by David Scoppa


Taking a leap in a new career or a new role can be daunting, exciting and of course life changing.

In an ever changing job market where the average worker stays in their job for 4.4 years (Forbes magazine, 2012), it is hard not to be thinking about your next career move. However in achieving such a milestone can often be more difficult than simply applying for an advertised role.

For people who are seeking to transition into a new career, the process of finding suitable opportunities has added complexities. However, by breaking down the process, being proactive and thinking positively, you will be able to grow and develop into a new and rewarding career.

A common approach for people seeking to career transition is to look into the following three areas:

  1. Looking inwards
  2. Looking outwards
  3. Looking forward

Looking inwards is about identifying your values, interests and skills and understanding your career to date and how this impacts you. Before you can focus on your next opportunity, firstly you need look at your current situation to have a clear understanding of your starting point. As the owner of your career, you can start your career transition journey by reflecting on some simply self-assessment questions such as:

  • Which part(s) of your work do you find most satisfying?
  • Why did you apply for your current position?
  • What are you passionate about?
  • What are the key skills/experiences required to perform your role?
  • What behaviours/personal attributes do you employ in your role?
  • What has been the most satisfying job you have had? Why?
  • If you could change anything in your work, what would it be?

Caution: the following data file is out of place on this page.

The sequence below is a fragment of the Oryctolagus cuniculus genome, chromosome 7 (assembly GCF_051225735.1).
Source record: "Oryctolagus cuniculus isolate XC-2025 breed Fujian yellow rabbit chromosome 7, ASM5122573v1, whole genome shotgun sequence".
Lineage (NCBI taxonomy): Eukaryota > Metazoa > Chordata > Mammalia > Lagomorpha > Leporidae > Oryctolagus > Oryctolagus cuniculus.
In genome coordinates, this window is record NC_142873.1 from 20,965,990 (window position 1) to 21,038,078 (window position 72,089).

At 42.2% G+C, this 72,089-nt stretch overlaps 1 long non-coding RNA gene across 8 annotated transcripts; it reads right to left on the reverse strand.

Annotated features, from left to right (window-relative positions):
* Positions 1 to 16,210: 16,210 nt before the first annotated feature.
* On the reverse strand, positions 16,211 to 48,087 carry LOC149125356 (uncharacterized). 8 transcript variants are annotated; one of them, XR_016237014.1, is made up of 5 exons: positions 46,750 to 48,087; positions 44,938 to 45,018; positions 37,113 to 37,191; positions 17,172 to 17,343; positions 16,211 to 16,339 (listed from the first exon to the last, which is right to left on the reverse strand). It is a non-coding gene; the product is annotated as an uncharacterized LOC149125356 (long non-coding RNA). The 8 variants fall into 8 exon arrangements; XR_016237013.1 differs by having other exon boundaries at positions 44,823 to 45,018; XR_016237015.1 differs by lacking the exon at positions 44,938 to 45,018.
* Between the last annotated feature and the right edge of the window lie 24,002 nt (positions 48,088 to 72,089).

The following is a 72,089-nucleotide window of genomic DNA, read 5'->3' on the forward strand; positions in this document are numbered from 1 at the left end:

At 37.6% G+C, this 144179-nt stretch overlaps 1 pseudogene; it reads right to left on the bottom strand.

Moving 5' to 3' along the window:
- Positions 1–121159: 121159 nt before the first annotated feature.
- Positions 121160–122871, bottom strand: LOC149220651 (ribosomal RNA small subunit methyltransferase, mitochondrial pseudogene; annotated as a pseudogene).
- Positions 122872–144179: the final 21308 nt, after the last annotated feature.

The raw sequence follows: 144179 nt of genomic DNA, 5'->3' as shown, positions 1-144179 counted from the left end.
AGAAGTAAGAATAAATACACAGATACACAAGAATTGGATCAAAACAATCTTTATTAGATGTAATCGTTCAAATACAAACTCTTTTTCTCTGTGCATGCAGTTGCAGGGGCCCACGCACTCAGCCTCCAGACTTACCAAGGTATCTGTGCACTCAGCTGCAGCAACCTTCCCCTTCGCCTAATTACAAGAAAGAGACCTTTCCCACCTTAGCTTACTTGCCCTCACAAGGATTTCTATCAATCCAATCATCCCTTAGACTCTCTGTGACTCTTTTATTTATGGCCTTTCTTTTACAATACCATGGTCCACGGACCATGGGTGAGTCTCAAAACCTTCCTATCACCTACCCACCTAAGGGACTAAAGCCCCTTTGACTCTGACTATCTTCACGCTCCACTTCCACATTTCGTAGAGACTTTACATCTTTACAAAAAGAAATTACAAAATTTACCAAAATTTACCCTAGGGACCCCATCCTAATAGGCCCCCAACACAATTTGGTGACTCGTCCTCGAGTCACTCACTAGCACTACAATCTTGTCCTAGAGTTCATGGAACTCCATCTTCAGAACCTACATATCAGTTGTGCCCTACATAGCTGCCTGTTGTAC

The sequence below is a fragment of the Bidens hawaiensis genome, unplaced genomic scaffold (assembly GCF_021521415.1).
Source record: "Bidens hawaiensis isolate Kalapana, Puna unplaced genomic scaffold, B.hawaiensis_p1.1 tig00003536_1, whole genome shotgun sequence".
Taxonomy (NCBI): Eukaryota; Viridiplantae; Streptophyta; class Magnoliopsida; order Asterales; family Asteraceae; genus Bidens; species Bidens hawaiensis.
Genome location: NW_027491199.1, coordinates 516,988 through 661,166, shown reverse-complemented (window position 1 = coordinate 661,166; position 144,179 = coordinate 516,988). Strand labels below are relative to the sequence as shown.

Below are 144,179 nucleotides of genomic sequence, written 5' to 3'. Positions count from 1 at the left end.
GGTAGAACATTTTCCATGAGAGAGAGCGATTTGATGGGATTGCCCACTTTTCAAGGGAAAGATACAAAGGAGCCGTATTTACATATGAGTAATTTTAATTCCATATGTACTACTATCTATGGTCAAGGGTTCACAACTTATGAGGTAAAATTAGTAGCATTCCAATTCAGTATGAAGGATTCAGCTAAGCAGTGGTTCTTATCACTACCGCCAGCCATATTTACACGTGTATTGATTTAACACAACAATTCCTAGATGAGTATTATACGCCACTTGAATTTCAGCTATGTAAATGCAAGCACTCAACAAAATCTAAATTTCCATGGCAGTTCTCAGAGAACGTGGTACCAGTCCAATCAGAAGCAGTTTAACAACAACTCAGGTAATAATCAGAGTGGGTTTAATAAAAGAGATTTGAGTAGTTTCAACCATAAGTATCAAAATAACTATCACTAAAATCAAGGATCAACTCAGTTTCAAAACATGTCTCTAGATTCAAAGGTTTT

• What is important to you in a position?

In answering these questions honestly, you will gain an insight into what is important to you in your career and you can start to compare how your answers align with your current position. This self-assessment and reflection activity will give you an insight into your current situation and level of job satisfaction. You may even find that where you currently are now actually meets more of your needs that you originally thought.

In asking questions about what makes you comfortable and most pleased in your life you will begin to examine your perceptions about what is important to you as an individual and this in turn will identify your values.

Your values are things in your life that you believe are important in the way you live and work. They allow you to discover what is truly important to you and can be used to make decisions about how you live your life and assist you in your career planning.

In undertaking a self-assessment, you may want to consider reviewing your career values. CareerActually have created the Career Values Card Sort which is a simple self-reflection tool that that allows you to identify your most important career values.

Remember, your values will change as your life progresses and your situation changes. Keeping in touch with your values is thus a lifelong exercise.